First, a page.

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$80 oil lurks

Growing demand, tight supplies, turbulent geopolitics, hurricane season - a witches brew for crude prices.

By Steve Hargreaves, CNNMoney.com staff writer

NEW YORK (CNNMoney.com) -- Oil prices are again on a tear.

In the last four weeks, U.S. light crude oil futures have jumped about 12 percent and are now trading some $6 shy of the all-time trading high of $78.40 a barrel for a front-month contract set last July.

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So, with both the geopolitical scene and hurricane season heating up, will we see $80 oil in the next few weeks?

"I don't see anything blunting the price rise until it disrupts our way of life," said energy analyst Mike Fitzpatrick, who's firm Man Financial has an $83 target price for crude by the end of September. "With the economy the way it is, that clearly hasn't happened yet."

The recent runup - crude is now above $72 but traded in the low $60s just a month ago - is the result of heightened tensions overseas, expectations of a pickup at refineries (read more demand) and overall a tighter supply and demand picture, said Antoine Halff, head of energy research at Fimat in New York.

On the geopolitical front, a truce between the Nigerian government and rebels who want greater local control over oil revenue is unwinding fast. Oil worker kidnappings have resumed in the African country, which exports over 2 million barrels a day of high quality crude.

In Venezuela, ExxonMobil and ConocoPhillips recently said they were leaving the country after left-leaning president Hugo Chavez tried to renegotiate leases more favorable to the Venezuelan government. The departure of the big oil firms raises question as to whether Venezuela can keep up production, already faltering due to lack of investment in recent years.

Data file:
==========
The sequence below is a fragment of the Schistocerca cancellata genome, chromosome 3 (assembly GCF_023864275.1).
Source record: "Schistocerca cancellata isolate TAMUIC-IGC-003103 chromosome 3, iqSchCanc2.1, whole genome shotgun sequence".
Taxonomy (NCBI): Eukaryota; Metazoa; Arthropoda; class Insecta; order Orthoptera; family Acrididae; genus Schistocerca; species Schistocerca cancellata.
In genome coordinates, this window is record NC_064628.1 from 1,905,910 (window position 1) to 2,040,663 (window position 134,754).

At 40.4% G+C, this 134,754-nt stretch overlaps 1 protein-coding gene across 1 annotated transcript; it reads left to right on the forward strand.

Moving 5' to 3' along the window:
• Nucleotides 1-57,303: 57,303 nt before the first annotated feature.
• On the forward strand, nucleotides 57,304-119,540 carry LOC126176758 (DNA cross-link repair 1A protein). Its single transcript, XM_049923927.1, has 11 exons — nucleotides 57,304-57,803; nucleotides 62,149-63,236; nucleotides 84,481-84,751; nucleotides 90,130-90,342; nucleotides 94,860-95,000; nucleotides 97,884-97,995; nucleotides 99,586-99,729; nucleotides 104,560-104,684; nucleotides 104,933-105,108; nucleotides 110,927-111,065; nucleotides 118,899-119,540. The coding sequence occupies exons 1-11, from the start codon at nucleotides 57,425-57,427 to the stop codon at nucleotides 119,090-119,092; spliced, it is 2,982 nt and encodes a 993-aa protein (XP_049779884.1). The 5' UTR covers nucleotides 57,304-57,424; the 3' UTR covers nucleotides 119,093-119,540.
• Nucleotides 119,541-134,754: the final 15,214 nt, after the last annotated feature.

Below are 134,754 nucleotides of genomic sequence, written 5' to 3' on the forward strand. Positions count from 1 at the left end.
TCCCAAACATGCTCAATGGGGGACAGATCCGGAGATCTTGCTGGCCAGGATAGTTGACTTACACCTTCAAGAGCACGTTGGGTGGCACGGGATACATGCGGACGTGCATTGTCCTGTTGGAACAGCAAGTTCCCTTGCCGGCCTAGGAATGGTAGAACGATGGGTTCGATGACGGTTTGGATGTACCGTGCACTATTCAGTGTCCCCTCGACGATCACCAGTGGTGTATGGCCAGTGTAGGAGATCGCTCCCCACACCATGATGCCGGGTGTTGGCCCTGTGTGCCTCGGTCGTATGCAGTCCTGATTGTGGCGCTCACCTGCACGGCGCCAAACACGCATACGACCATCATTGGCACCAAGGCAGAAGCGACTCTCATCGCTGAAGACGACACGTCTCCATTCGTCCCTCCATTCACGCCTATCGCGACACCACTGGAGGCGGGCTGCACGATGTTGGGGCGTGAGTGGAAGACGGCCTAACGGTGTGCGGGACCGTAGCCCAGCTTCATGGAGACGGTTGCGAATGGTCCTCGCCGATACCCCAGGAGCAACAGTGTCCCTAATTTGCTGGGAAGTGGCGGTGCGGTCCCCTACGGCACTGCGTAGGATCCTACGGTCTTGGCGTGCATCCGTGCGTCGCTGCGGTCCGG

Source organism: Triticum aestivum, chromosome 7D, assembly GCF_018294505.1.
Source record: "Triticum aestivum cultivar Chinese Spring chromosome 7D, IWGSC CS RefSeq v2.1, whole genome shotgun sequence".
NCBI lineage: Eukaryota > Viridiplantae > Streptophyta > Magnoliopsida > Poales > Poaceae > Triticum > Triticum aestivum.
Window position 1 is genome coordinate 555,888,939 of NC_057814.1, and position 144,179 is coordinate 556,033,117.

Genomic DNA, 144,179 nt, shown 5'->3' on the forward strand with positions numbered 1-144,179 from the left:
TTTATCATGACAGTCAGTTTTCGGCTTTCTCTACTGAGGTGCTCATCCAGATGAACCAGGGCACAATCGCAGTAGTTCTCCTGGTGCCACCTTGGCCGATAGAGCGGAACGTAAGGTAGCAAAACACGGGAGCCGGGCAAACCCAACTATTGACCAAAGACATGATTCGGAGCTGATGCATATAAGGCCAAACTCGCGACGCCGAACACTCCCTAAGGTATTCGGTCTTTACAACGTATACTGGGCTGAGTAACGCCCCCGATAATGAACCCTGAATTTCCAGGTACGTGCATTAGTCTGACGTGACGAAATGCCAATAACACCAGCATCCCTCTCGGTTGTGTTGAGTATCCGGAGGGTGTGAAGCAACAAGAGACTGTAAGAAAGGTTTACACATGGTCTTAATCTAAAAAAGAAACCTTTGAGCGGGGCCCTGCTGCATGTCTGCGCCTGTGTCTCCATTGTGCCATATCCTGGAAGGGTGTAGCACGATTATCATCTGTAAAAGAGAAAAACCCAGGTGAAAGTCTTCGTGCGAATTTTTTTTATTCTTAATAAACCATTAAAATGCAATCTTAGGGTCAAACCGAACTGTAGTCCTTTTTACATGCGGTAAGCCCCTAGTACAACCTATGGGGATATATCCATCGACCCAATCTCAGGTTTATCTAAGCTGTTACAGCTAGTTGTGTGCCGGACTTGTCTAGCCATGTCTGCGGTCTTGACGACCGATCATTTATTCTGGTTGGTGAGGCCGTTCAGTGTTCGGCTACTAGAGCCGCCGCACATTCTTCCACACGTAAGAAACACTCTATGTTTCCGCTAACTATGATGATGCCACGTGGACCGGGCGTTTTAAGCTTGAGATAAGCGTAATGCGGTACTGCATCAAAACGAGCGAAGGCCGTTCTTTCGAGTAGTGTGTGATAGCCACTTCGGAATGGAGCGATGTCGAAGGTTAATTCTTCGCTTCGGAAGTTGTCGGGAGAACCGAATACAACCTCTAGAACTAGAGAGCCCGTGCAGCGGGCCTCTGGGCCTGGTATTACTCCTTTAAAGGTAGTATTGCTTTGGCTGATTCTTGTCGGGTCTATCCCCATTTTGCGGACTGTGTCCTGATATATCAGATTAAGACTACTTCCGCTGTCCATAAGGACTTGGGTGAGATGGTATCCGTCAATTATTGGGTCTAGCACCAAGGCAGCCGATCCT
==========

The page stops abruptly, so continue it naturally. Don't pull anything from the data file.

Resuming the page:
And international inspectors are set to release a report any day detailing Iran's nuclear activity, which will almost surely be followed by more tough talk, at least, by both sides in the spat over that country's nuclear program.

Meanwhile, analysts say refiners will start using more crude in coming weeks as they work to churn out gasoline for the summer driving season and begin to make heating oil for winter. Refinery demand for crude typically wanes in the winter and early spring, then picks up in the late spring and summer.

U.S. refiners have been slow to ramp up production this summer due to heavy maintenance and a series of accidents and other problems, but traders expect they eventually will run at greater capacity.

And the supply and demand picture continues to tighten. Earlier this week the International Energy Agency boosted its forecasts for demand for the next few years and cut its supply estimates.

Most analysts say surging demand from developing countries and the United States, combined with a limited amount of new supplies, is the main reason why crude has gone from around $20 a barrel four years ago to over $70 today.

But it's not the only reason. The tight supply-demand picture magnifies the effects of any supply disruption - such as a hurricane in the Gulf of Mexico or even a possible war with Iran - as there is less spare capacity in other parts of the world to pick up the slack.

It has also attracted lots of money from investors betting on crude prices, which one recent study said is adding $10 a barrel to the price.

Nearly everyone agrees that the tight market combined with a big event like a hurricane knocking out Texas refineries or bombs falling over Tehran would push prices soaring above $80.

But barring what industry watches call an "unforeseen event," experts are mixed as to whether crude will hit a record high this summer.

"I see us getting to $75 or $77 without much problem," said Peter Beutel, an oil analyst at Cameron Hanover, a consulting firm. But to go any higher "we would need something to happen."

Fimat's Halff agreed. "I'm not sure we'll see $78, but we'll go back to $75," he said.

But whether crude sets a record this summer or not is beside the point, said Edward Morse, chief energy economist at Lehman Brothers. "It's the macro picture that's important," he said. "It looks like average prices are on track to be higher this year, and higher still the year after." Top of page